As part of an ongoing series of deep GMRT surveys we have observed the Spitzer extragalactic First Look Survey field, producing the deepest wide-field 610-MHz survey published to date. We reach an rms noise level of 30 mJy beam 1 before primary beam correction, with a resolution of ~6 arcsec over an area of ~4 square deg. By combining these observations with the existing 1.4-GHz VLA survey produced by Condon et al. (2003), along with infrared data in up to seven wavebands from the Spitzer Space Telescope, optical photometry from SDSS and a range of spectroscopic redshift surveys, we are able to study the relationship between radio luminosity and star formation rate in star-forming galaxies up to z ~ 1. The large amount of multi-wavelength data available allows k-corrections to be performed in the radio due to the knowledge of the radio spectral index, and in the infrared through the use of a semi-empirical radiative transfer model which models star-forming regions, warm dust surrounding these regions, and diffuse interstellar dust, taking into account the star formation rate, star formation history and hydrogen column density within each galaxy. A strong correlation is seen between radio luminosity and the infrared-derived star formation rates, which is best fit by a slightly non-linear power-law. We look for cosmic evolution in the comparative radio brightness of star-forming galaxies by searching for deviations away from the global relationship. Any such deviation would indicate a systematic variation in one or more of the properties controlling synchrotron radiation, in particular an increase in the magnetic field strengths of star-forming galaxies over time. The data shows no evidence for such an effect, suggesting that there has been little evolution in the magnetic fields of galaxies since z ~ 1.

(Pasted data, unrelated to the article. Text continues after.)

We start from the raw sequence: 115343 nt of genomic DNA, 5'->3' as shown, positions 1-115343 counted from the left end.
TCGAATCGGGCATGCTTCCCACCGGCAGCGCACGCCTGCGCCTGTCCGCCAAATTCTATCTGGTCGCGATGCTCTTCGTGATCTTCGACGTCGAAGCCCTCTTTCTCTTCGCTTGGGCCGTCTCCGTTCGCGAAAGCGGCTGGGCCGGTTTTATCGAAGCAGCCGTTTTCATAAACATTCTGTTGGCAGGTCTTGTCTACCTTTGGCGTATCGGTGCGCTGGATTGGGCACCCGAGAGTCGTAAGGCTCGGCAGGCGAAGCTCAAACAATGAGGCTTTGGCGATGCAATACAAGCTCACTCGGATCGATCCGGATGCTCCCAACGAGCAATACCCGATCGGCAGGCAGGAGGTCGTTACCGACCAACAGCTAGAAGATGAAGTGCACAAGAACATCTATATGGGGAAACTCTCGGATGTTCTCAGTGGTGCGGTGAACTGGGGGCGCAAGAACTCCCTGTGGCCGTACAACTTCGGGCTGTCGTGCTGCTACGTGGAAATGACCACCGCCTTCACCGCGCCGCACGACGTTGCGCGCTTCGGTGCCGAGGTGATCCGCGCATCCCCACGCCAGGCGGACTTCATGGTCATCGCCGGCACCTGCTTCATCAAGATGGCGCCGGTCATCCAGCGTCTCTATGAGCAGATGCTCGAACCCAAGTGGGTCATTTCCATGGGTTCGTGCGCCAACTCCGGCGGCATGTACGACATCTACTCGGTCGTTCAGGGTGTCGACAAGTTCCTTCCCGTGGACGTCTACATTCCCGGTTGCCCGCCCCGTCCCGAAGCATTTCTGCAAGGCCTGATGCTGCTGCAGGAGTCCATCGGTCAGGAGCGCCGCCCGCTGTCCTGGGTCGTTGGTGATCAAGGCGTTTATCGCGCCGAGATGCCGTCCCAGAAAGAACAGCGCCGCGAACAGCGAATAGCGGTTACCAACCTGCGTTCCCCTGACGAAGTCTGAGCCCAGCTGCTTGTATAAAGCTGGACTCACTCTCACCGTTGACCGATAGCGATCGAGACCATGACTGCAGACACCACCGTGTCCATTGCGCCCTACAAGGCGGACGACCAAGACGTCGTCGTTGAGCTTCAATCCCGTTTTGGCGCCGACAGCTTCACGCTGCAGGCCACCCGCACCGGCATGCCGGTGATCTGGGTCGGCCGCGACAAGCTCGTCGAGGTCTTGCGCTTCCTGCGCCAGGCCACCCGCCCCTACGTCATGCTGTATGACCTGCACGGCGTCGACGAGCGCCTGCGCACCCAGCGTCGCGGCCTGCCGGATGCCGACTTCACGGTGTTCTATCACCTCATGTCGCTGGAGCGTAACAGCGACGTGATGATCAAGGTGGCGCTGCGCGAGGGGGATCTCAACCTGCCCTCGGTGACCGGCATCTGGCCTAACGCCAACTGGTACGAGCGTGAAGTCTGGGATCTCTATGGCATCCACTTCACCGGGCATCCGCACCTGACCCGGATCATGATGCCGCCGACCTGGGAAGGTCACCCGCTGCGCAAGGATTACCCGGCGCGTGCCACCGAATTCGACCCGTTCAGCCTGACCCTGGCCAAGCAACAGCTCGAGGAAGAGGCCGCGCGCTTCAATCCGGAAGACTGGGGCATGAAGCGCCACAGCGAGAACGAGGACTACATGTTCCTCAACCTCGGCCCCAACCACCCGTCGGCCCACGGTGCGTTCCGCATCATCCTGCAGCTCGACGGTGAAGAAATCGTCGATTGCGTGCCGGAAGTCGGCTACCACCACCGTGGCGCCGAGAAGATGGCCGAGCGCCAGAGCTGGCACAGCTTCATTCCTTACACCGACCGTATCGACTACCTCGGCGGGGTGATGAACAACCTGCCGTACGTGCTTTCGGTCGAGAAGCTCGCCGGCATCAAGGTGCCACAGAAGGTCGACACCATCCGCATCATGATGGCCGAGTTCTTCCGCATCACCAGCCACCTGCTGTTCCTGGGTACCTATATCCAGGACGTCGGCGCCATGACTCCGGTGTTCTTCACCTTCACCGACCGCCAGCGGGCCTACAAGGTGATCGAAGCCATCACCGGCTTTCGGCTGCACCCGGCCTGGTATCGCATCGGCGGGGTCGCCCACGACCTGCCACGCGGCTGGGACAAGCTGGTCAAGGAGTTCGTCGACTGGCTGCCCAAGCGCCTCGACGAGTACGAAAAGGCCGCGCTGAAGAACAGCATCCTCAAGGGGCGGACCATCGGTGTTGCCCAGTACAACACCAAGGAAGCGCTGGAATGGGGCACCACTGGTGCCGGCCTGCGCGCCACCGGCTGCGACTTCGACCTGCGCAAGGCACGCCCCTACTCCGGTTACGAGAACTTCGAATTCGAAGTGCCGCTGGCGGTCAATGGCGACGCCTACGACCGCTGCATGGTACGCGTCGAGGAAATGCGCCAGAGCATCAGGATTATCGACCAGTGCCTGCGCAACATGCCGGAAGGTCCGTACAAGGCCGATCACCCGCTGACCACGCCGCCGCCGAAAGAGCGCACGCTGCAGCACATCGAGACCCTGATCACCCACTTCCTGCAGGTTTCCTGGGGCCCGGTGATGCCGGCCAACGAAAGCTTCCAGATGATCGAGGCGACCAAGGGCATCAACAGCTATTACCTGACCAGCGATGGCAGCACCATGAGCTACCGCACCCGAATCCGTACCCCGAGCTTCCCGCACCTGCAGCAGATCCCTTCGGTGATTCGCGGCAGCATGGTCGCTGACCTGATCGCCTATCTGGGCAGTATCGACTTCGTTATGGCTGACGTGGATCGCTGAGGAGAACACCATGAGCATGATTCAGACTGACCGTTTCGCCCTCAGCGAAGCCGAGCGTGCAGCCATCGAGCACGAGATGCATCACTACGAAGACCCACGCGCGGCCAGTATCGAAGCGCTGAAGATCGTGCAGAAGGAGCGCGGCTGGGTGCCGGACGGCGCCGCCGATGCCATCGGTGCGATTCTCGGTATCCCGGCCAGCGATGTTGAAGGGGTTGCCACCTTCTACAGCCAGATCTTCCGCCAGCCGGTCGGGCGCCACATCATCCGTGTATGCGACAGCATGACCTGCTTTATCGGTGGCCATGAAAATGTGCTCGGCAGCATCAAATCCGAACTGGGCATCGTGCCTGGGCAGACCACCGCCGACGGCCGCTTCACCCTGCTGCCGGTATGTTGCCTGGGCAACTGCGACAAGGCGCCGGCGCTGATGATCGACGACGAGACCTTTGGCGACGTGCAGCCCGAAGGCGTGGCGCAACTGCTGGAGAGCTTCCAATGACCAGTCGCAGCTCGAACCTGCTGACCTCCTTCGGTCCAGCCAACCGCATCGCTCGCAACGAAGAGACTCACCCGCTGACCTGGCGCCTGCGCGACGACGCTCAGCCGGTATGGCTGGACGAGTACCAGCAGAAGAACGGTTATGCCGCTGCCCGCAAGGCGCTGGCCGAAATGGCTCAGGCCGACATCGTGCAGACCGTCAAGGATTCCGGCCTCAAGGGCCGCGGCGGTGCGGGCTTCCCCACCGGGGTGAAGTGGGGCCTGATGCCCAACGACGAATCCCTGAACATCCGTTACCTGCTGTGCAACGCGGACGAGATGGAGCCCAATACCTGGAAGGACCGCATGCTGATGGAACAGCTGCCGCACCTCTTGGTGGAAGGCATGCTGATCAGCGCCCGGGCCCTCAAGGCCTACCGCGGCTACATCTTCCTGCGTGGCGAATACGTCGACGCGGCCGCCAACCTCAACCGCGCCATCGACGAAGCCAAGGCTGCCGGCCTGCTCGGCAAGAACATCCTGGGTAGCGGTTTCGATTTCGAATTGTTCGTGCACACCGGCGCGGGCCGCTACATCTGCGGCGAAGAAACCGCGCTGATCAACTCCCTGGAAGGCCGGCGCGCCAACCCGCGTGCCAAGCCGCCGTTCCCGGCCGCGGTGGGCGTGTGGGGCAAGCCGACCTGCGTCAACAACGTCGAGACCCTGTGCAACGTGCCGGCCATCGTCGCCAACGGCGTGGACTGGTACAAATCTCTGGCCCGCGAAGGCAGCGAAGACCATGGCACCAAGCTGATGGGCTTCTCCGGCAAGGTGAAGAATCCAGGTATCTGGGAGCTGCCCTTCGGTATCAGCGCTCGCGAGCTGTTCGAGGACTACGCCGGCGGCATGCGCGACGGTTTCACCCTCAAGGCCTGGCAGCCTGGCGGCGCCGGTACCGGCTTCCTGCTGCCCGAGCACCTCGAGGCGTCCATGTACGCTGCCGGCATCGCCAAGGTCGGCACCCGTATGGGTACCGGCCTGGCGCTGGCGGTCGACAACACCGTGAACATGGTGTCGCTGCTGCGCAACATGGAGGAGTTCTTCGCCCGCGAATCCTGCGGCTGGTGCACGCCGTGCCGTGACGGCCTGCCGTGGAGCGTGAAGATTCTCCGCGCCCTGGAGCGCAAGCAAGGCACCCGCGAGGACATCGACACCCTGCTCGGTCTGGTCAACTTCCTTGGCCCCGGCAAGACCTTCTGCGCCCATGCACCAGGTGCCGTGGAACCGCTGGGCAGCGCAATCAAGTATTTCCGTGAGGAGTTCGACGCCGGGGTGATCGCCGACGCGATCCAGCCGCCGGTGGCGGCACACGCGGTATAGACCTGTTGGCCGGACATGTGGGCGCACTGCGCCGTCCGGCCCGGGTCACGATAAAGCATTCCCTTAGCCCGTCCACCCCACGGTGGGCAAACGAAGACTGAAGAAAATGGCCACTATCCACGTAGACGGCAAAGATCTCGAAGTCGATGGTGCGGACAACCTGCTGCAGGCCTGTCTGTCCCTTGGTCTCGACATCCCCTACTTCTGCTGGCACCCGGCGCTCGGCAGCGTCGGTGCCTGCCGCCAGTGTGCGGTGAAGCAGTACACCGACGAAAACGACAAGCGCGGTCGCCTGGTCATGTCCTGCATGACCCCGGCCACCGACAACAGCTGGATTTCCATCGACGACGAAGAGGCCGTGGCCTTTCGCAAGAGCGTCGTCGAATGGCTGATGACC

- From Planets to Dark Energy: the Modern Radio Universe
- Pub Date:
- 5 pages, 3 figures. To Appear in "The Modern Radio Universe: From Planets to Dark Energy" Conference Proceedings (Oct 1-5 2007, The University of Manchester) Editors: Beswick, Diamond &